The Court holds a hearing within 72 hours (3 days) if:
At the 72-hour hearing, the parent or parents can respond in one of two ways:
If the parents deny the allegations, the DCFS investigator will present evidence of the alleged neglect or child abuse. The parents also have an opportunity to present their own evidence to challenge the neglect or child abuse allegations.
After the 72-hour hearing, a child may:
remain in foster care;
be moved into the custody of a family member or fictive kin;
return home with the parents, unsupervised by DCFS; or
return home with the parents, subject to a safety plan.
Based on the evidence, the Court decides whether the child should:
The Court decides based on the grounds for continued custody or continued safety plan.
Advice and Representation
At the 72-hour hearing, the court must explain, in terms understandable to a child:
The court will also explain the parents' responsibility and involvement in the process.
The child may be assigned a "Court-Appointed Special Advocate" or CASA, to represent the child in the CINC case. The CASA is a person who has been specially trained to assist the Court in CINC cases. The CASA will help the Court determine what is in the best interest of the child.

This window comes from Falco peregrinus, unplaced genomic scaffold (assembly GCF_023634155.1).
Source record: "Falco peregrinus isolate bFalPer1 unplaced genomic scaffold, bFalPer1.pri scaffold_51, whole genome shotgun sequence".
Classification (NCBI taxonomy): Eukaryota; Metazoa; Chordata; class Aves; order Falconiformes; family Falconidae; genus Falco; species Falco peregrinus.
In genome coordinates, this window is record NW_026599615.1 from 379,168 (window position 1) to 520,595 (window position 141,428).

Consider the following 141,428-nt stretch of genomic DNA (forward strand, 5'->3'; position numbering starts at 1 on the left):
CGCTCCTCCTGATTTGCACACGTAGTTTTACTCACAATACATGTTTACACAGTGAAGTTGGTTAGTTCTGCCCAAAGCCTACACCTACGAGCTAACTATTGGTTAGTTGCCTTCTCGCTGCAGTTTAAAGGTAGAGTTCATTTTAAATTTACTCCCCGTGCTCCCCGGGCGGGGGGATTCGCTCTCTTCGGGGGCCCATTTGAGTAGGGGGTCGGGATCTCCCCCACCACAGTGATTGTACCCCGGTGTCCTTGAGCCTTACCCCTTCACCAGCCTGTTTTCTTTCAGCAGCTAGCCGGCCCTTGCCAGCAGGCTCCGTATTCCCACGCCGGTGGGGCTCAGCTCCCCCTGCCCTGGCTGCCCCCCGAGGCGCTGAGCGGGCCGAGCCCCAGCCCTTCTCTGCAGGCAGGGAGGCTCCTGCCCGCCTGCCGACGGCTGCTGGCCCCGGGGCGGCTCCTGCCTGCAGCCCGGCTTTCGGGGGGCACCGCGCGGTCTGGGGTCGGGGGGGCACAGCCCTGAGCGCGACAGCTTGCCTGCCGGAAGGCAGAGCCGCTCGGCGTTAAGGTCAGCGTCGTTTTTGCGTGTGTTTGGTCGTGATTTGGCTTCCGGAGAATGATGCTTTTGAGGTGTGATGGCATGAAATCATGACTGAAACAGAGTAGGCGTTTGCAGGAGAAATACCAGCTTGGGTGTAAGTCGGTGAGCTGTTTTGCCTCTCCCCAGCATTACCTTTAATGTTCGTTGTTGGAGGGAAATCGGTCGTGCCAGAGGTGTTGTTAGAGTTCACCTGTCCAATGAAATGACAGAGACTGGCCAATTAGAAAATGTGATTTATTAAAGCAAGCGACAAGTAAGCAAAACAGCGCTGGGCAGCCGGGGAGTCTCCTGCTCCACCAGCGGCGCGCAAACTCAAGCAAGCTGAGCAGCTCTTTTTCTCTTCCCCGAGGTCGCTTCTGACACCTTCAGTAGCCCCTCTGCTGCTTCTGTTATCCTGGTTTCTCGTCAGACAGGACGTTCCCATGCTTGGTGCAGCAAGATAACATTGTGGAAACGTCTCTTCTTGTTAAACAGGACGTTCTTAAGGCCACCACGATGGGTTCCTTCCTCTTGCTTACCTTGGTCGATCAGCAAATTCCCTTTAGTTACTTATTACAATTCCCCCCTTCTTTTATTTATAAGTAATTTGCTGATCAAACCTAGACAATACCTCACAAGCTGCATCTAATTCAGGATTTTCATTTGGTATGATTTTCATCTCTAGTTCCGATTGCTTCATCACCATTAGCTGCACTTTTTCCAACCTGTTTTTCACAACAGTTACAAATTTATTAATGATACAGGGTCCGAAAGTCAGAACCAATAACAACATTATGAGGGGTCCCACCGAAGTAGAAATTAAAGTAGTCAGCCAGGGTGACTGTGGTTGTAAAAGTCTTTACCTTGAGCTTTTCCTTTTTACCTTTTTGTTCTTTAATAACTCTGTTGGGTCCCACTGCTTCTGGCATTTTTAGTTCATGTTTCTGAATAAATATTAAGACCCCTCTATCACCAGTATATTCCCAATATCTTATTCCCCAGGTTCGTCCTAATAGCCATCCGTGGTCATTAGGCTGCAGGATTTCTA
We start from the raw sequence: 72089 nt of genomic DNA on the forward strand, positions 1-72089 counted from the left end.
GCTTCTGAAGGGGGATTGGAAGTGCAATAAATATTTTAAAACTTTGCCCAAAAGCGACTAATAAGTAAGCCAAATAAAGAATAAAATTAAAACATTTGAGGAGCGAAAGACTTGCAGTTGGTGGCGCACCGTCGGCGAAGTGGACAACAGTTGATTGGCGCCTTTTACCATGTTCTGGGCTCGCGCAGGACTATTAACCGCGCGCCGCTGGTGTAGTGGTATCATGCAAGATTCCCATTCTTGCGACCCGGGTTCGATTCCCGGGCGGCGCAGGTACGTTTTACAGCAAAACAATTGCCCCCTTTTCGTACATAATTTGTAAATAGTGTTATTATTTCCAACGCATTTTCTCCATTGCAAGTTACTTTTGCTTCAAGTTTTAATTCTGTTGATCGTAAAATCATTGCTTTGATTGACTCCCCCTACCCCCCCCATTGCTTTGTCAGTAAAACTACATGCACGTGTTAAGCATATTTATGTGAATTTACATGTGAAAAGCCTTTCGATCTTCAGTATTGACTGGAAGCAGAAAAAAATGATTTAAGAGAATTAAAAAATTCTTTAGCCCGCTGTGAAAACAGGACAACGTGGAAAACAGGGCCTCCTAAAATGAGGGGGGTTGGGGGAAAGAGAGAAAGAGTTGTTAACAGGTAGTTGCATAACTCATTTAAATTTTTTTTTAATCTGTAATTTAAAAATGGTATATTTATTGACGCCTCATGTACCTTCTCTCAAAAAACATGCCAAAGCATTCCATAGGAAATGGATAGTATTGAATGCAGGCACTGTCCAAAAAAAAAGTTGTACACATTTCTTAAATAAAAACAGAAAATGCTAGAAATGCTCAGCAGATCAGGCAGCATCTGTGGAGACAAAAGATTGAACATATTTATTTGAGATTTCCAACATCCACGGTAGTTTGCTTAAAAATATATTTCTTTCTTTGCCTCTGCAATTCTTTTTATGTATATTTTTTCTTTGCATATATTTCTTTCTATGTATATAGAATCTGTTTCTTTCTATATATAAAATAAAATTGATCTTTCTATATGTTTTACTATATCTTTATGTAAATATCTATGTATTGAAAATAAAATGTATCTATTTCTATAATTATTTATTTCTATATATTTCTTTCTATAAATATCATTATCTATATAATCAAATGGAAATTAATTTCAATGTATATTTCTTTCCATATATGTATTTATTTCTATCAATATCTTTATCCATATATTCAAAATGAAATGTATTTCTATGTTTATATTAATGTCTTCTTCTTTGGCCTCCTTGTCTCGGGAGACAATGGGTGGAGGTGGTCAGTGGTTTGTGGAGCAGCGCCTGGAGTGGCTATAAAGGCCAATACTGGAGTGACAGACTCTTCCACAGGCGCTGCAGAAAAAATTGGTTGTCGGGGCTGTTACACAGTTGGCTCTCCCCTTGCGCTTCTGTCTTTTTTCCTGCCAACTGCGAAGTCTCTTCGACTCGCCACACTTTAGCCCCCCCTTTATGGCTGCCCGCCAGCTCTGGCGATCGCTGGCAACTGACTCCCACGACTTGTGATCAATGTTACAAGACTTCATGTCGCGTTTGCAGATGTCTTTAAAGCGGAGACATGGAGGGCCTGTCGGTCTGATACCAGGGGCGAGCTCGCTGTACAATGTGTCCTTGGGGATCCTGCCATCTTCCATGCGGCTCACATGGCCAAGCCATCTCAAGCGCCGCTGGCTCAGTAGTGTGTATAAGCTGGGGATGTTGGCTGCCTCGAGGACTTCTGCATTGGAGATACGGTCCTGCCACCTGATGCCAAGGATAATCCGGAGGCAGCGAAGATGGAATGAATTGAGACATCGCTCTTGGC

If the allegations involve potential criminal consequences, a parent may be entitled to a public defender.
In some cases, a petition is filed before the continued custody hearing. An attorney may ask the Court for a pre-hearing conference before the parents answer the petition.
Informal Adjustment Agreement
A family may agree to court-ordered family services in an informal adjustment agreement. This is like a "pre-trial diversion" agreement in criminal court. An informal adjustment agreement can refer the case to an intake officer as a families in need of services case.
The original time for the informal adjustment agreement will be between 3 - 6 months. The case might be dismissed or remain pending during the time of the informal adjustment agreement.